“It cannot be right that the continent that has 25 percent of the world’s agricultural land produces 10 percent of the world’s output of food. These are the disconnects in Africa that should give us all cause for concern…these facts tell us that there has been systemically a failure of policy,” said President Akufo-Addo during the forum.

“…Until we sit down and work out what we need to do, we should stop blaming other people for our problems. We have to deal with our reality and find solutions for our situations – it has to be our responsibility.”   

President Akufo-Addo hopes that every agricultural stakeholder on the African continent will work towards boosting this vital sector.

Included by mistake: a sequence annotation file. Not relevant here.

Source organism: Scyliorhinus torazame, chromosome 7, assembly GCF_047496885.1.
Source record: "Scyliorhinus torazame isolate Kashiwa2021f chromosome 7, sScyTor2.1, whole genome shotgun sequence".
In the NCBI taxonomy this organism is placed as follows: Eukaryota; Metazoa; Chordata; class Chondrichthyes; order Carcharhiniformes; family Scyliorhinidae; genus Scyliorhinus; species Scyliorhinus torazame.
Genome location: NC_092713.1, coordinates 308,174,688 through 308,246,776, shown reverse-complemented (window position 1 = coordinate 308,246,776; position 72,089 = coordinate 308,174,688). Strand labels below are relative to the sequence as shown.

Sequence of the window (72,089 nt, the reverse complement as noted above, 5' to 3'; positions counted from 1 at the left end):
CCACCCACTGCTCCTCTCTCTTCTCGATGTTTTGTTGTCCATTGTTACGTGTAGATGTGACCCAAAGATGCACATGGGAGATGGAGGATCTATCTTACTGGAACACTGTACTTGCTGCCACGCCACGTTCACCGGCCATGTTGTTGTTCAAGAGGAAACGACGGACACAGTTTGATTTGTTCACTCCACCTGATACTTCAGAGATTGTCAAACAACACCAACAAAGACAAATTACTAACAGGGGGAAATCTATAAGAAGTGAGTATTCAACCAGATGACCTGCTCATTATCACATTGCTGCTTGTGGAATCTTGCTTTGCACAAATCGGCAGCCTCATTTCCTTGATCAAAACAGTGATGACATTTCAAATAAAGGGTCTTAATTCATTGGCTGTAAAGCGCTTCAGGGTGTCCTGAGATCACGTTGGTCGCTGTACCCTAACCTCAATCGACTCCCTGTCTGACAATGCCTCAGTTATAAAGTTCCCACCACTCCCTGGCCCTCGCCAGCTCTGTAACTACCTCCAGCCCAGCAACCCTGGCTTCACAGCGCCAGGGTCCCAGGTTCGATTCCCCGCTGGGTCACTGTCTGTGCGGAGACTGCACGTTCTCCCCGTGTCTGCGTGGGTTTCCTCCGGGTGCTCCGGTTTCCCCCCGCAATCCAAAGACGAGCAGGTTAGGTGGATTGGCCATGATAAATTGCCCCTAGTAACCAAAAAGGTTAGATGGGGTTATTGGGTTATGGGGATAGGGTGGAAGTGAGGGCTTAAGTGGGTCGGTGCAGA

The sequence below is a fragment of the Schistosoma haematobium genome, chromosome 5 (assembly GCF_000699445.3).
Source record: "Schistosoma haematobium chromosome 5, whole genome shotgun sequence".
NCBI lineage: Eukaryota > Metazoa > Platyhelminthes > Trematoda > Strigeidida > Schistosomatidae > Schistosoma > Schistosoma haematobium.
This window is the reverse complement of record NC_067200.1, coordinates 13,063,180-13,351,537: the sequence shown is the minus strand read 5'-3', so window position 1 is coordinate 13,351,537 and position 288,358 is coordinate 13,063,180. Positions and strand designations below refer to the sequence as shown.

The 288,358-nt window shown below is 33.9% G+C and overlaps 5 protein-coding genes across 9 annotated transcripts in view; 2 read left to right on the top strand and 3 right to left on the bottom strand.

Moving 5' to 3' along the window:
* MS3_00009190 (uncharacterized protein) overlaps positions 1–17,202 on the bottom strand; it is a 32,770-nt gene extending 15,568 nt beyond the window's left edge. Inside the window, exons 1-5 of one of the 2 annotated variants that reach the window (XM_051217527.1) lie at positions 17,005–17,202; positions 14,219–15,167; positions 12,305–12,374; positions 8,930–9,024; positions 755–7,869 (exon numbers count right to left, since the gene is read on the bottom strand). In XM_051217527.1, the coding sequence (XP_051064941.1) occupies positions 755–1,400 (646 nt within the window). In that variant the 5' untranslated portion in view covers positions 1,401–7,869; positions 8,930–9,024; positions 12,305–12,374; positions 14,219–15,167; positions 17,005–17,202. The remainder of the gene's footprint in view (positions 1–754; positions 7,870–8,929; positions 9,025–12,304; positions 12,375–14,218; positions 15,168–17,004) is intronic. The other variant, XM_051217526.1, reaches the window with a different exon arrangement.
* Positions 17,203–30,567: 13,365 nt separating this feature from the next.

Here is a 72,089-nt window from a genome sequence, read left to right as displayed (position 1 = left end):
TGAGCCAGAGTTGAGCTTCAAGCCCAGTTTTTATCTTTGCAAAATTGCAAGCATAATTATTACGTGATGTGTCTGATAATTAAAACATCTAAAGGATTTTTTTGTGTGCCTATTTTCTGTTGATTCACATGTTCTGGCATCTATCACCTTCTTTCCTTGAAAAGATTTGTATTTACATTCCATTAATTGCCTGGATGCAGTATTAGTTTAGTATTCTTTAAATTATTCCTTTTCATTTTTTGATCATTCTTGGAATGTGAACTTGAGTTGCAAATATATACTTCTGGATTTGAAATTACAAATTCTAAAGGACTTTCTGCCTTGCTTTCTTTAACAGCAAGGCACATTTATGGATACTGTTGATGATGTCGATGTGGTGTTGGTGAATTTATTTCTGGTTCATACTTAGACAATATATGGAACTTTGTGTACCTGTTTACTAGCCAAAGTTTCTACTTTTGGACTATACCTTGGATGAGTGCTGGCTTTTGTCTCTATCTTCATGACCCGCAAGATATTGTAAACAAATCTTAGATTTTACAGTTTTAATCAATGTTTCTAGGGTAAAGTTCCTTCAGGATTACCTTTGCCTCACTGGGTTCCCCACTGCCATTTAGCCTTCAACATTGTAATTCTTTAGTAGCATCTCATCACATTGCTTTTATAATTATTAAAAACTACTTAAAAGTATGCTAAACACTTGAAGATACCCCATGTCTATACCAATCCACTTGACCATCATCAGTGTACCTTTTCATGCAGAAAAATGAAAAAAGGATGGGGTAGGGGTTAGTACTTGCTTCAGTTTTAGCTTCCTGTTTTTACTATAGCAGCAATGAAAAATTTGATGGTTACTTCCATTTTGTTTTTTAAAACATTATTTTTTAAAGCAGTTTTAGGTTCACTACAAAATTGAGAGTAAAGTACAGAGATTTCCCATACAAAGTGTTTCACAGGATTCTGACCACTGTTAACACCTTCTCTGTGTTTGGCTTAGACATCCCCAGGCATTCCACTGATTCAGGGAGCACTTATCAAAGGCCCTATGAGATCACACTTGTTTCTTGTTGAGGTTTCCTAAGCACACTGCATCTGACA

AGRF is an annual event that brings together Heads of State, entrepreneurs, industry experts and farmers for a dialogue on the state of agriculture in Africa. The Forum has served to keep all stakeholders well engaged and committed to achieving set goals.

Under the current circumstances, it is estimated that food production will have to be increased by an astounding 50 percent to feed the additional two billion people who will live on our planet by 2050.

Of greater concern is that our goal of ending hunger by 2030 seems to be regressing, with FAO’s recent estimates showing that after steadily declining over the past decade, global hunger appears to be on the rise, now affecting more than one out of 10 people. The estimated number of undernourished people increased from 777 million in 2015 to 815 million in 2016.